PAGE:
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On Human Frailty and Public Interest Law
Worst Instincts: Cowardice, Conformity, and the ACLU, by Wendy Kaminer (Beacon Press, 2009).
(May 1, 2009) - In 2004, the New York Times published the first in a series of articles detailing bitter feuds within the national ACLU. The headlines tell the story:
These articles reported that a handful of ACLU board members had been raising pointed questions about the actions of the organization’s new executive director, Anthony Romero. Among the accusations:
Depending on one’s point of view, these were either major departures from the ACLU’s core principles or minor errors that any new executive might make, and that were more than outweighed by Romero’s considerable talents, particularly in fundraising. But the conflict went deeper: some viewed the dissident board members’ conversations with reporters from the Times and elsewhere as deplorable violations of fiduciary responsibility. The writer Wendy Kaminer, who was at the center of this storm, clearly thought the opposite – that her fiduciary responsibility, not to mention her principles, forced her to go public after most of the board had circled the wagons in defense of Romero.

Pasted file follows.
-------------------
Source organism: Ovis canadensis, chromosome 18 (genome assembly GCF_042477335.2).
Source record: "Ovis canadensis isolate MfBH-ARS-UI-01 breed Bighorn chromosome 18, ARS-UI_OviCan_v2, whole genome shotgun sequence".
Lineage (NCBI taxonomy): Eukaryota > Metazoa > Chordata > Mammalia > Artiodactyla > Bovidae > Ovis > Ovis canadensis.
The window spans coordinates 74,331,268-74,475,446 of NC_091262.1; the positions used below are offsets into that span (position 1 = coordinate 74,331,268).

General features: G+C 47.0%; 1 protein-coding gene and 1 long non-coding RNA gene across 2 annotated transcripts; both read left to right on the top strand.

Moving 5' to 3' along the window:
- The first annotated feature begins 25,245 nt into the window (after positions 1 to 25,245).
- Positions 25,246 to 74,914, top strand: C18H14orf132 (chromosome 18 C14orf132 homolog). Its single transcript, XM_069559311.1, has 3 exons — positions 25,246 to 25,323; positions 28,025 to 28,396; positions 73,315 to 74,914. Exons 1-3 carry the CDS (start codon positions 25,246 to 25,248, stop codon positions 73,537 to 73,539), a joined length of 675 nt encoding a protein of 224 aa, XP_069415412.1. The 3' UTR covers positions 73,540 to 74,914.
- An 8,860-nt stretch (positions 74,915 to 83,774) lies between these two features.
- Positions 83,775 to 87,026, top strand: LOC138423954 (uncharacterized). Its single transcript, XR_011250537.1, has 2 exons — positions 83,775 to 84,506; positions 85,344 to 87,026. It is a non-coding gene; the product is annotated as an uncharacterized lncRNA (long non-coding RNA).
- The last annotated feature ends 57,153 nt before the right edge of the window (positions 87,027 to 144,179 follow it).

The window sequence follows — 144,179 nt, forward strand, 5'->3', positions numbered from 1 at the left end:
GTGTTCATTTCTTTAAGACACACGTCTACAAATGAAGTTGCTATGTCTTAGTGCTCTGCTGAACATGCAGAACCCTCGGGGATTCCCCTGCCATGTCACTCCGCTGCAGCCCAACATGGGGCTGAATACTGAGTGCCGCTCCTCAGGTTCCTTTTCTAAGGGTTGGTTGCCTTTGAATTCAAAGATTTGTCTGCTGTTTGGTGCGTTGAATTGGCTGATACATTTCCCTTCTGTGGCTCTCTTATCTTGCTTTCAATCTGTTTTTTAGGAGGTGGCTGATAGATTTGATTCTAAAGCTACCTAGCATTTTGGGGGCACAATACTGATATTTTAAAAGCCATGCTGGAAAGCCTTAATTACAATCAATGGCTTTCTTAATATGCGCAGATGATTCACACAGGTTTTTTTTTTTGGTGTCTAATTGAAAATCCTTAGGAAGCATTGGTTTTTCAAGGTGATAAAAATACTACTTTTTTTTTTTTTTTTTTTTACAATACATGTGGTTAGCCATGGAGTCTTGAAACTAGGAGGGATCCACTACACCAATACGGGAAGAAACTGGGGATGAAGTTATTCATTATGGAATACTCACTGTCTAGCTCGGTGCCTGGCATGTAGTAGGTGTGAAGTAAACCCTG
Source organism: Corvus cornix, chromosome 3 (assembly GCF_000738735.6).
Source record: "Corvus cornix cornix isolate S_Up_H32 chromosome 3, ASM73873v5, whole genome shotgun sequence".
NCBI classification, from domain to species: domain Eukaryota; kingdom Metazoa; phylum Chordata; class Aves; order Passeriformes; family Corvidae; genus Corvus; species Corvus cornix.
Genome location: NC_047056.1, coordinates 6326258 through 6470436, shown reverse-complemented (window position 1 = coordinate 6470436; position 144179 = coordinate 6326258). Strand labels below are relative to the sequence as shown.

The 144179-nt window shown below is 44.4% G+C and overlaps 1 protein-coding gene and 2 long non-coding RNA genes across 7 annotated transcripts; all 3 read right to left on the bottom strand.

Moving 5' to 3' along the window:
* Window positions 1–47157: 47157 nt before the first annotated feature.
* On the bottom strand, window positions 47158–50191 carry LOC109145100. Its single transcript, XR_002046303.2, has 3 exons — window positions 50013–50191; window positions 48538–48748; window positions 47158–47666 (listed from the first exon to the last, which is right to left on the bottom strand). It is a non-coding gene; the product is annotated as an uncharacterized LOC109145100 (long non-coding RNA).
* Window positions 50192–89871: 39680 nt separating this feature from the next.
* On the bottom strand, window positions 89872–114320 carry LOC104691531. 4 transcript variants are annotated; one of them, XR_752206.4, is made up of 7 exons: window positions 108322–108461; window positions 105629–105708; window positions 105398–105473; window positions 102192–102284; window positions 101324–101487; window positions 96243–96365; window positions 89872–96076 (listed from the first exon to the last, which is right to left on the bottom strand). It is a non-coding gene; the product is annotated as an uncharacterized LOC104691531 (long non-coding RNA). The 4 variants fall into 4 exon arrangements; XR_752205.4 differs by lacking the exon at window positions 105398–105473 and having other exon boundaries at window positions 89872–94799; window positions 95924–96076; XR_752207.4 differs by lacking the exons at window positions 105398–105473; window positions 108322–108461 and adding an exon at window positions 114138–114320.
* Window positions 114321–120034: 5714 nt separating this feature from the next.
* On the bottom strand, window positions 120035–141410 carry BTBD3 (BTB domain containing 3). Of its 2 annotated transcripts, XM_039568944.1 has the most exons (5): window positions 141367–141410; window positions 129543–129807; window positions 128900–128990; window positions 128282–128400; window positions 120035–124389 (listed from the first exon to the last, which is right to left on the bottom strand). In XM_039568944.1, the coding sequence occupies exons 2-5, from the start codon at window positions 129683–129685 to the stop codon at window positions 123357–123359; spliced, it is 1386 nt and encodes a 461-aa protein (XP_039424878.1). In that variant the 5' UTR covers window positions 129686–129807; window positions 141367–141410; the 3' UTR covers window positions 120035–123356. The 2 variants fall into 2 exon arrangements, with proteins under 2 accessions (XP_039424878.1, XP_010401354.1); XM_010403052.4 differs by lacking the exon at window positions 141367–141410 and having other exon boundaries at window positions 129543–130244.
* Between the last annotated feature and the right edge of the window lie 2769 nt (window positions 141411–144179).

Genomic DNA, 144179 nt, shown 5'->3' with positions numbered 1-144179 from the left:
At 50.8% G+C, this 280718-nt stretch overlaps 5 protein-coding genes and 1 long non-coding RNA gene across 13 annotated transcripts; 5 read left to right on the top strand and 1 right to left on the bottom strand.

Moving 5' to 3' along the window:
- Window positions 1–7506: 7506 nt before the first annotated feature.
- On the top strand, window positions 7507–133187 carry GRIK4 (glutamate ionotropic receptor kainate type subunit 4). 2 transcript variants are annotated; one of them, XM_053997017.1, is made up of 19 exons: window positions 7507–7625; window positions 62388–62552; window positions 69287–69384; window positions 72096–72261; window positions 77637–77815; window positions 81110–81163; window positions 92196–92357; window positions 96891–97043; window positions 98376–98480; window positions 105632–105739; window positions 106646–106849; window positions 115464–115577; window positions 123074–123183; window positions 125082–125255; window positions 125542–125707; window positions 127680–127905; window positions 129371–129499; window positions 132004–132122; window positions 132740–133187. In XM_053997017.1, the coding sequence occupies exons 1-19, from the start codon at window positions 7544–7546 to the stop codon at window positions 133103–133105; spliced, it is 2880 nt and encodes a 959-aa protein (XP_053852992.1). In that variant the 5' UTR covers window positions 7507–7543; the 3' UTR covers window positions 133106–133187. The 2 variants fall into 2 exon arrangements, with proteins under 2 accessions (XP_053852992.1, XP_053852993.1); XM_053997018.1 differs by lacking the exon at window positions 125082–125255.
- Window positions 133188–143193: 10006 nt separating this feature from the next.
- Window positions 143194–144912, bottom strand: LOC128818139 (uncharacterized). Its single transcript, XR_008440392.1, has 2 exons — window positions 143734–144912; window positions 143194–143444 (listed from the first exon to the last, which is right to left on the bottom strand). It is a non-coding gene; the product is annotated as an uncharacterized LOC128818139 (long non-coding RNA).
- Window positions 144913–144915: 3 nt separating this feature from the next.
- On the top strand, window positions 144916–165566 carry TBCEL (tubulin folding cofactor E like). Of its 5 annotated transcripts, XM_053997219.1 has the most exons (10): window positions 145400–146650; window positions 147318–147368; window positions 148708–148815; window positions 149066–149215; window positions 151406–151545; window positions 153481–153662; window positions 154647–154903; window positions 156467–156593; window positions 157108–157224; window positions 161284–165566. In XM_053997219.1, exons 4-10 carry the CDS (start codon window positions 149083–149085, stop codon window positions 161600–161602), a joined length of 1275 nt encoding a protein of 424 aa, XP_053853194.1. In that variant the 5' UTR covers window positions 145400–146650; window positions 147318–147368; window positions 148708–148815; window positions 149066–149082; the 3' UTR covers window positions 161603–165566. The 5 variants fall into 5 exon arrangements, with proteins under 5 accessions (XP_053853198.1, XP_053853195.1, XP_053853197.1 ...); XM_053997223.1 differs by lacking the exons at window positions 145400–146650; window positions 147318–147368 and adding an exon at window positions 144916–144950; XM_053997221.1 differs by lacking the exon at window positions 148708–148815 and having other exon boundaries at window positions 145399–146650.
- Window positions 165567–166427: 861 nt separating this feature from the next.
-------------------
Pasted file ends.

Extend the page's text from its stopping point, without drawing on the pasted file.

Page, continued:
It is far from a grudge book or a simple insider tale of hypocrisy in the high echelons of public interest law. Although Worst Instincts reflects the author’s understandable desire to set out a clear record of what happened and what was at stake, Kaminer is also a canny and thoughtful observer of human and institutional behavior. Her opening chapter insightfully reflects on the herd instinct and the pressures for conformity that sometimes prevent even dedicated individuals like those who comprise the ACLU’s national board from standing up for principle when faced with the risk of ostracism from the group.
What the book lacks is a balanced reflection on the frailties of human nature and the inevitable deviations from moral purity that befall even the most high-minded organizations. Kaminer seems to acknowledge that she is uncompromising in her expectations. (She jokes at one point that although she can be difficult, her colleague Mike Meyers “makes me look like Mary Tyler Moore.”) Her narrative casts Romero and his supporters in a dismal light, but she is mistaken to assume that his predecessor, Ira Glasser, reigned at the ACLU for 23 years without also encountering questions about his management style.
Perhaps it is in the nature of executive directors to attract “yes men” and women who will confound loyalty to the boss with loyalty to the organization, and will sometimes put both above loyalty to core principles. It was during the Glasser era that the ACLU became significantly more centralized: as the national office acquired more control over contributions, the state affiliates felt the loss of independence, and some bridled against it. Centralization, and the difficult balance between the priorities of funders and the demands of civil liberties, did not begin with Romero – and I am sure they are not unique to the ACLU. (I was an attorney in the ACLU national office from 1991-98, and before that, at the Massachusetts affiliate.)